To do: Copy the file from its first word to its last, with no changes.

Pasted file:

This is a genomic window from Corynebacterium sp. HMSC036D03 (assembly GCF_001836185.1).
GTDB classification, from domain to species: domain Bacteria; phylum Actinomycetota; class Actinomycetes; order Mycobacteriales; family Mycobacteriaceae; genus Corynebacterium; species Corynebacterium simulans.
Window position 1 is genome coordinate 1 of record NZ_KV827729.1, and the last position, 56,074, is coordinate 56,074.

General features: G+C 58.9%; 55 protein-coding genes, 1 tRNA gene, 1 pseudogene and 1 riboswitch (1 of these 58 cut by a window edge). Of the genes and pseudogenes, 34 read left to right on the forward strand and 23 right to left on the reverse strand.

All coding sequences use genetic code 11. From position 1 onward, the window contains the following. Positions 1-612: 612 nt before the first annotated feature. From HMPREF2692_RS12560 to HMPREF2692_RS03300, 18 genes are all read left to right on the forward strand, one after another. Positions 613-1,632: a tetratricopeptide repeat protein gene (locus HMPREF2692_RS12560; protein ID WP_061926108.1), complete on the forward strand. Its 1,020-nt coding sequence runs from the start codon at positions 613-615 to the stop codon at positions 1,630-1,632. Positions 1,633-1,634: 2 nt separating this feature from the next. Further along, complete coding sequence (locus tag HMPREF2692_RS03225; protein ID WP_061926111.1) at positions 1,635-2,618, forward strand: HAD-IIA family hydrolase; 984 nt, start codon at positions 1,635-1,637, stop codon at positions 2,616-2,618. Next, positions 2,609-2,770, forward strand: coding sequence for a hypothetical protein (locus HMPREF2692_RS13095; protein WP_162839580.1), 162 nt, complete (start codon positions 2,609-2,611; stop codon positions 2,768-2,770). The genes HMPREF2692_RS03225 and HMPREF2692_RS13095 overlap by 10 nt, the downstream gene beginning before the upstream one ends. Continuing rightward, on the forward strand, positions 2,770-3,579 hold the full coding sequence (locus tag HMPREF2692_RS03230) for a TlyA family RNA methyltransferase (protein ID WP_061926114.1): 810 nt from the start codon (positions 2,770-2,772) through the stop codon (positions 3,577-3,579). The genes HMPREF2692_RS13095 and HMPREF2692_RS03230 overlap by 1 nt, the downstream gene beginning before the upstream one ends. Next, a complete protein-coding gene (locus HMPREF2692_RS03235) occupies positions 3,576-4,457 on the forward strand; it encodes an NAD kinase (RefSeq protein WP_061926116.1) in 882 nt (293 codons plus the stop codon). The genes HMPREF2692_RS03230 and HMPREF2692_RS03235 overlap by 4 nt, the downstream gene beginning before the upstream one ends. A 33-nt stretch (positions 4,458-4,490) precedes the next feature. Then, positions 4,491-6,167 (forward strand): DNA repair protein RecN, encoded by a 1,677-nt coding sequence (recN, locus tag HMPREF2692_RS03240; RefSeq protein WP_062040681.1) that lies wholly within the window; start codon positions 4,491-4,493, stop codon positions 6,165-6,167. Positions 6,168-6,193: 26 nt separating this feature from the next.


This is a genomic window from Corynebacterium sp. HMSC036D03 (assembly GCF_001836185.1).
GTDB classification, from domain to species: domain Bacteria; phylum Actinomycetota; class Actinomycetes; order Mycobacteriales; family Mycobacteriaceae; genus Corynebacterium; species Corynebacterium simulans.
Window position 1 is genome coordinate 1 of record NZ_KV827729.1, and the last position, 56,074, is coordinate 56,074.

General features: G+C 58.9%; 55 protein-coding genes, 1 tRNA gene, 1 pseudogene and 1 riboswitch (1 of these 58 cut by a window edge). Of the genes and pseudogenes, 34 read left to right on the forward strand and 23 right to left on the reverse strand.

All coding sequences use genetic code 11. From position 1 onward, the window contains the following. Positions 1-612: 612 nt before the first annotated feature. From HMPREF2692_RS12560 to HMPREF2692_RS03300, 18 genes are all read left to right on the forward strand, one after another. Positions 613-1,632: a tetratricopeptide repeat protein gene (locus HMPREF2692_RS12560; protein ID WP_061926108.1), complete on the forward strand. Its 1,020-nt coding sequence runs from the start codon at positions 613-615 to the stop codon at positions 1,630-1,632. Positions 1,633-1,634: 2 nt separating this feature from the next. Further along, complete coding sequence (locus tag HMPREF2692_RS03225; protein ID WP_061926111.1) at positions 1,635-2,618, forward strand: HAD-IIA family hydrolase; 984 nt, start codon at positions 1,635-1,637, stop codon at positions 2,616-2,618. Next, positions 2,609-2,770, forward strand: coding sequence for a hypothetical protein (locus HMPREF2692_RS13095; protein WP_162839580.1), 162 nt, complete (start codon positions 2,609-2,611; stop codon positions 2,768-2,770). The genes HMPREF2692_RS03225 and HMPREF2692_RS13095 overlap by 10 nt, the downstream gene beginning before the upstream one ends. Continuing rightward, on the forward strand, positions 2,770-3,579 hold the full coding sequence (locus tag HMPREF2692_RS03230) for a TlyA family RNA methyltransferase (protein ID WP_061926114.1): 810 nt from the start codon (positions 2,770-2,772) through the stop codon (positions 3,577-3,579). The genes HMPREF2692_RS13095 and HMPREF2692_RS03230 overlap by 1 nt, the downstream gene beginning before the upstream one ends. Next, a complete protein-coding gene (locus HMPREF2692_RS03235) occupies positions 3,576-4,457 on the forward strand; it encodes an NAD kinase (RefSeq protein WP_061926116.1) in 882 nt (293 codons plus the stop codon). The genes HMPREF2692_RS03230 and HMPREF2692_RS03235 overlap by 4 nt, the downstream gene beginning before the upstream one ends. A 33-nt stretch (positions 4,458-4,490) precedes the next feature. Then, positions 4,491-6,167 (forward strand): DNA repair protein RecN, encoded by a 1,677-nt coding sequence (recN, locus tag HMPREF2692_RS03240; RefSeq protein WP_062040681.1) that lies wholly within the window; start codon positions 4,491-4,493, stop codon positions 6,165-6,167. Positions 6,168-6,193: 26 nt separating this feature from the next.